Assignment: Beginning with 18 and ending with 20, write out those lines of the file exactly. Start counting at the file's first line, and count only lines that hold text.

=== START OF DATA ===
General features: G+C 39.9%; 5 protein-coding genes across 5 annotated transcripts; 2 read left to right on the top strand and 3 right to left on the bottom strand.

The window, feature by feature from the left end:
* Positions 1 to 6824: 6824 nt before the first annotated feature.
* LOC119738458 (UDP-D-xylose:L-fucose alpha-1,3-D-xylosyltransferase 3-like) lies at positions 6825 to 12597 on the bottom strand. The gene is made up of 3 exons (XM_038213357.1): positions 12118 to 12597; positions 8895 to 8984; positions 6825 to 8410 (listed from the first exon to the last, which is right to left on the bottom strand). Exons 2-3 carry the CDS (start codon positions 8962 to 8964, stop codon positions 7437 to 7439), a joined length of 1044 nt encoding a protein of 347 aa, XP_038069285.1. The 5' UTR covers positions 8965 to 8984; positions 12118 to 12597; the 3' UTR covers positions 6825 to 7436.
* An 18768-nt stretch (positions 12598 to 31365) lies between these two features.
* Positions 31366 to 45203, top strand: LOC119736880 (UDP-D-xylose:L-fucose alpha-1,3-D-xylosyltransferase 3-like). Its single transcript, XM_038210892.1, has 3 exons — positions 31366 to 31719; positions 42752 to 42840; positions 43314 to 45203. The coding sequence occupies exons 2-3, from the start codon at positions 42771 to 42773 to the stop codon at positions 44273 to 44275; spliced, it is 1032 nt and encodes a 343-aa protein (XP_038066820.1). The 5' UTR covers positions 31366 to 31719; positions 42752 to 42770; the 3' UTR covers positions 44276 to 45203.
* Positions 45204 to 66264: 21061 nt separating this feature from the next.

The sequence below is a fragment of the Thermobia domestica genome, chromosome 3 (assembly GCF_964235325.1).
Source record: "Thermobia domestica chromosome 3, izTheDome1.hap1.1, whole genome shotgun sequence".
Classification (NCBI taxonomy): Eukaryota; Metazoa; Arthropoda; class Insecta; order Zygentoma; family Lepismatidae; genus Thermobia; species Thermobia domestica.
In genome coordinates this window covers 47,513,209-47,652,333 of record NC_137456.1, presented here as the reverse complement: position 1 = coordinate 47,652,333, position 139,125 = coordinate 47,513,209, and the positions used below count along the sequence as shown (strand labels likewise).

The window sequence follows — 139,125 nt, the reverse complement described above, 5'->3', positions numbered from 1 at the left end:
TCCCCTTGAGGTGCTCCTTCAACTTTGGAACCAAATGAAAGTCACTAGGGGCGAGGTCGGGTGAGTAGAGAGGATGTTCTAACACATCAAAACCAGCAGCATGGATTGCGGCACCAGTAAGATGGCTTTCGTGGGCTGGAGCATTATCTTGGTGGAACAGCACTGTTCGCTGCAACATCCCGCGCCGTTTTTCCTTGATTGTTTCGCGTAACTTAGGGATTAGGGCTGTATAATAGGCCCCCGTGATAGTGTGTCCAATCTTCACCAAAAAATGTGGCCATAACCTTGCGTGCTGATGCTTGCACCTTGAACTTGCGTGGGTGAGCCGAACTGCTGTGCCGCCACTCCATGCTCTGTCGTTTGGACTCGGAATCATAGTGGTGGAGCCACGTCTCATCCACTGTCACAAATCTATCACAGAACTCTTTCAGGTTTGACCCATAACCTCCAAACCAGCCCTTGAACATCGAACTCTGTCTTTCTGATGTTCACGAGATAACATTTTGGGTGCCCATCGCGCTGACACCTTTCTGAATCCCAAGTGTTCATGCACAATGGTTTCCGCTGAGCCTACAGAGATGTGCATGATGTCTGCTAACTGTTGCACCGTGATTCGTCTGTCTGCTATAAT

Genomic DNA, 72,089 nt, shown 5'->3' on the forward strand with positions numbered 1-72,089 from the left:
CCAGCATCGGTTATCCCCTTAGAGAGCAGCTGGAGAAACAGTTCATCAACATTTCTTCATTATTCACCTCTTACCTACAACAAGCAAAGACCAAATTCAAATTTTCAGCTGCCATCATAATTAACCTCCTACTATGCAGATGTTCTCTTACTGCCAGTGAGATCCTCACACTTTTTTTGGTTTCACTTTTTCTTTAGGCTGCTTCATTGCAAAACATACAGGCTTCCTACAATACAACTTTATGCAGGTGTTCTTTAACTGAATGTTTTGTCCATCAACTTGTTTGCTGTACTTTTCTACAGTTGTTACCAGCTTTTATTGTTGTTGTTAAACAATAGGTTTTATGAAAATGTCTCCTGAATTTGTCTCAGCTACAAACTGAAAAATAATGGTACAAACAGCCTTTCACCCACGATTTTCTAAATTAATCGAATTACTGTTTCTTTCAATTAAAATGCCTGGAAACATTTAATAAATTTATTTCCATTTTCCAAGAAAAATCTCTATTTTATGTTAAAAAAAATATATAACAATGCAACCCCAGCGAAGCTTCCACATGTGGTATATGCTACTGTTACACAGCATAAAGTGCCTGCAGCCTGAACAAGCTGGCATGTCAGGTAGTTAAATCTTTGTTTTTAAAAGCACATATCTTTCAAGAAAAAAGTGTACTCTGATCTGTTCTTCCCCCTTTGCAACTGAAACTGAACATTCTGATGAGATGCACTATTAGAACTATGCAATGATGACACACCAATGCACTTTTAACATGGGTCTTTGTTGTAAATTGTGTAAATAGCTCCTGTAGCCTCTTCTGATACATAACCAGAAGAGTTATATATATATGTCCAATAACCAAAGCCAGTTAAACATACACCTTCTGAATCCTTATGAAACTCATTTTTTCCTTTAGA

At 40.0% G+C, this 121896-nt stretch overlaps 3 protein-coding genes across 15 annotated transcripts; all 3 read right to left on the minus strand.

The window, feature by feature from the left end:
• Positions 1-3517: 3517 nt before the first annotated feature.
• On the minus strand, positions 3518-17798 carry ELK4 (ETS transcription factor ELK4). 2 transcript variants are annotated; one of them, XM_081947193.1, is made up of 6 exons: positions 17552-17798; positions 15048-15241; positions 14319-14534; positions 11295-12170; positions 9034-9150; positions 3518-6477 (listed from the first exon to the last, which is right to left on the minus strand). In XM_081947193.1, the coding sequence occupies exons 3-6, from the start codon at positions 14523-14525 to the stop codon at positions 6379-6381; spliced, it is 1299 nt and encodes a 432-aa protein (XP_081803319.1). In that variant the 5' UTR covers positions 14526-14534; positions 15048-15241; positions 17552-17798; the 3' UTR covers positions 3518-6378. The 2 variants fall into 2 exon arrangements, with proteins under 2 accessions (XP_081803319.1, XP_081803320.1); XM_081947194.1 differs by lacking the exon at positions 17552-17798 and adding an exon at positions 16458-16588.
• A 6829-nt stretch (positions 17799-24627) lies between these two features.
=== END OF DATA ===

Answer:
• Positions 1-3517: 3517 nt before the first annotated feature.
• On the minus strand, positions 3518-17798 carry ELK4 (ETS transcription factor ELK4). 2 transcript variants are annotated; one of them, XM_081947193.1, is made up of 6 exons: positions 17552-17798; positions 15048-15241; positions 14319-14534; positions 11295-12170; positions 9034-9150; positions 3518-6477 (listed from the first exon to the last, which is right to left on the minus strand). In XM_081947193.1, the coding sequence occupies exons 3-6, from the start codon at positions 14523-14525 to the stop codon at positions 6379-6381; spliced, it is 1299 nt and encodes a 432-aa protein (XP_081803319.1). In that variant the 5' UTR covers positions 14526-14534; positions 15048-15241; positions 17552-17798; the 3' UTR covers positions 3518-6378. The 2 variants fall into 2 exon arrangements, with proteins under 2 accessions (XP_081803319.1, XP_081803320.1); XM_081947194.1 differs by lacking the exon at positions 17552-17798 and adding an exon at positions 16458-16588.
• A 6829-nt stretch (positions 17799-24627) lies between these two features.